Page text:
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Movie Review: The Wind Rises

Updated on September 22, 2016
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Theatrical Poster
Theatrical Poster
Theatrical Poster | Source

Why I Saw The Wind Rises

Watching The Wind Rises was part of an extra credit assignment for my son who was taking an animation class. I took him to see this movie. All I knew about The Wind Rises was it was a Japanese animated movie. I assumed it was good because it was Japanese and my son’s teacher had it as an extra credit assignment. It is an excellent movie. I believe not knowing anything about it enhanced my viewing experience. Hayao Miyazaki wrote the screenplay and directed the movie.

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Dr. Jiro Horikoshi as a student at Tokyo Imperial University.Giovanni Battista Caproni depicted on a modern Italian postage stamp.A replica of a Mitsubishi A6M Zero-Sen at Dulles Airport, VA, September 2013.
Dr. Jiro Horikoshi as a student at Tokyo Imperial University.
Dr. Jiro Horikoshi as a student at Tokyo Imperial University. | Source
Giovanni Battista Caproni depicted on a modern Italian postage stamp.
Giovanni Battista Caproni depicted on a modern Italian postage stamp. | Source
A replica of a Mitsubishi A6M Zero-Sen at Dulles Airport, VA, September 2013.
A replica of a Mitsubishi A6M Zero-Sen at Dulles Airport, VA, September 2013. | Source

The Review

The movie begins in 1918 with a young Jiro Horikoshi dreaming about taking off in a flying machine from his house. His dream turns dark when German zeppelins appear and drop bombs. This simultaneous joy and sadness is repeated throughout the movie. In fantasy sequences famed Italian aircraft designer Giovanni Battista Caproni[i] guides Horikoshi. Jiro is a studious boy who is fascinated with aviation. His poor vision means he could never be a pilot. He could design airplanes. He becomes an aeronautical engineer for the Mitsubishi aircraft company. The movie depicts the 1923 Kanto Earthquake, the Great Depression, the tuberculosis epidemic, and the activities of the secret police in Japan and Germany. The movie shows prewar Japan as a backwards country in many respects. This is brought out when Horikoshi and other Japanese engineers visit the Junkers factory in Germany. The film favorably depicts Hugo Junkers.[ii] Horikoshi and the other Mitsubishi engineers have to contend with inferior Japanese engines and so have to make trade-offs to design aircraft with comparable performance to Western aircraft. Dr. Jiro Horikoshi designed the Mitsubishi A5M and later the famous/infamous Mitsubishi A6M Zero.

The movie characters age but they don’t change. What changes is the movie’s depiction and audience perception of these characters. Jiro’s younger sister at first appears the annoying little sister who interrupts Jiro from his studies. His grown up sister, a medical doctor, shows she is the person who makes Jiro aware of the needs of others and his responsibilities to his loved ones. Horikoshi’s boss first appears as an office tyrant with a Napoleonic Complex. He is later revealed as a generous and caring man with a strong sense of morality. Had this movie been made in live action it probably would not have been as good a movie. The fantasy scenes worked well and greatly enhanced the movie. The film was not made to be a historical biography of Dr. Horikoshi’s life. People who believe movies with historical figures should portray those figures and events in their lives accurately may have trouble getting past the movie’s factual inaccuracies.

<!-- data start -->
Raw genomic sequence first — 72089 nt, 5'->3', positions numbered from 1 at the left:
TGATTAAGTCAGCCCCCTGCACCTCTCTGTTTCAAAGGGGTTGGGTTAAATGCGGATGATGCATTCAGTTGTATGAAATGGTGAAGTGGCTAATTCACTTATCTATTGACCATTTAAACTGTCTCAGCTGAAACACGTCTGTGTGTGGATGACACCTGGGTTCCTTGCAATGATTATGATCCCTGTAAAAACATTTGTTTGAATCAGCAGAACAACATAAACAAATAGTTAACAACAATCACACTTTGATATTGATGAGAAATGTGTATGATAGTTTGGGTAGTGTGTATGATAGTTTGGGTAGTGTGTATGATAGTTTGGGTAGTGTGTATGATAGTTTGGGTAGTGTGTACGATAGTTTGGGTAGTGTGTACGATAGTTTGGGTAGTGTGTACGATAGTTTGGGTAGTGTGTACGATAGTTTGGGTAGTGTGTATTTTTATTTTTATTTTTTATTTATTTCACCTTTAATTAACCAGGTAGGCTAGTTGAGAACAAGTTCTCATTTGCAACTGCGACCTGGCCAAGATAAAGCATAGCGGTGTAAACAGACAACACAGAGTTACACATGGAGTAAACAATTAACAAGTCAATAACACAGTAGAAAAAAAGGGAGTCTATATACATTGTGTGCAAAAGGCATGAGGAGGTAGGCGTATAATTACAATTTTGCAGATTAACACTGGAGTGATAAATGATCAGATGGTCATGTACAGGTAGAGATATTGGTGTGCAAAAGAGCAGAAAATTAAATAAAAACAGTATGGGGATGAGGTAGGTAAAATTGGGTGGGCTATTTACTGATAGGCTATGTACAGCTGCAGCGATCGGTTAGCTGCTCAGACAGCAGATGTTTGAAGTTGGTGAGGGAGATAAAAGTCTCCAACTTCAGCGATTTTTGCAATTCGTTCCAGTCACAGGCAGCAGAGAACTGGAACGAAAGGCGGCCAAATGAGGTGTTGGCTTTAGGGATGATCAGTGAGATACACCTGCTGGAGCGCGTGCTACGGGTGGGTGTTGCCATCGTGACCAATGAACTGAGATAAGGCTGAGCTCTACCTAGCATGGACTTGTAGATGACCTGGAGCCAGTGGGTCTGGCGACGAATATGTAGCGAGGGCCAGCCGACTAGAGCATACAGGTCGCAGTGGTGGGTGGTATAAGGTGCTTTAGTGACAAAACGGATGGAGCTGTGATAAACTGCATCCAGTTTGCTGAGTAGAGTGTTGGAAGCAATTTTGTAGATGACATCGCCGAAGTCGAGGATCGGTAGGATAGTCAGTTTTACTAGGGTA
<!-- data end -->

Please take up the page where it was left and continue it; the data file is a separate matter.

[i] Giovanni Battista Caproni (1886-1957) – He built a series of bombers for the Italian military during World War I. He continued to build bombers and transports for the Italian military after the war and in World War II. His company, Caproni aircraft-manufacturing company, is probably most famous for the Caproni Campini N.1 a hybrid aircraft that used a piston engine to power the compressor of a jet engine.

[ii] Hugo Junkers (1859-1935) – Founder of the Junkers aircraft and engine company. He built the Junkers J 1, the first practical all-metal aircraft which specialized in strafing enemy positions during World War I. He also built the Junkers Ju-52 which was used as an airliner between the wars and as a military transport during and after World War II. The Nazi government forced him out of Junkers in 1934.

Should movies about historical figures portray them accurately?

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    • Robert Sacchi profile image
      Author

      Robert Sacchi 7 months ago

      Yes, I believe this is one of those movies that is very good but few people know about it. I hope you enjoy the movie. Thanks for reading and commenting.

    • Au fait profile image

      C E Clark 7 months ago from North Texas

      Sounds like this would be a good movie to rent or borrow from the library. I like movies that teach lessons, etc. Glad you reviewed this as I've put it on my list of movies to see whereas I would never have heard of it without your review.

    • Peggy W profile image

      Peggy Woods 2 years ago from Houston, Texas

      I agree with what lawrence01 wrote. As long as the "based on" part is put in the description of a movie most people realize that it may not be 100% factual. Sounds like you really enjoyed that animated movie. They can be very good and enjoyable in ways that filming real people cannot accomplish. Thanks for sharing it with us.

    • lawrence01 profile image

      Lawrence Hebb 3 years ago from Hamilton, New Zealand

      I love history and I love historical movies but there are times when the storyteller needs to change a few things to tell the story. As long as they tell me it's only 'based on' then I don't mind and I'll probably go and look up the story to see if I would do it differently. Really good hub

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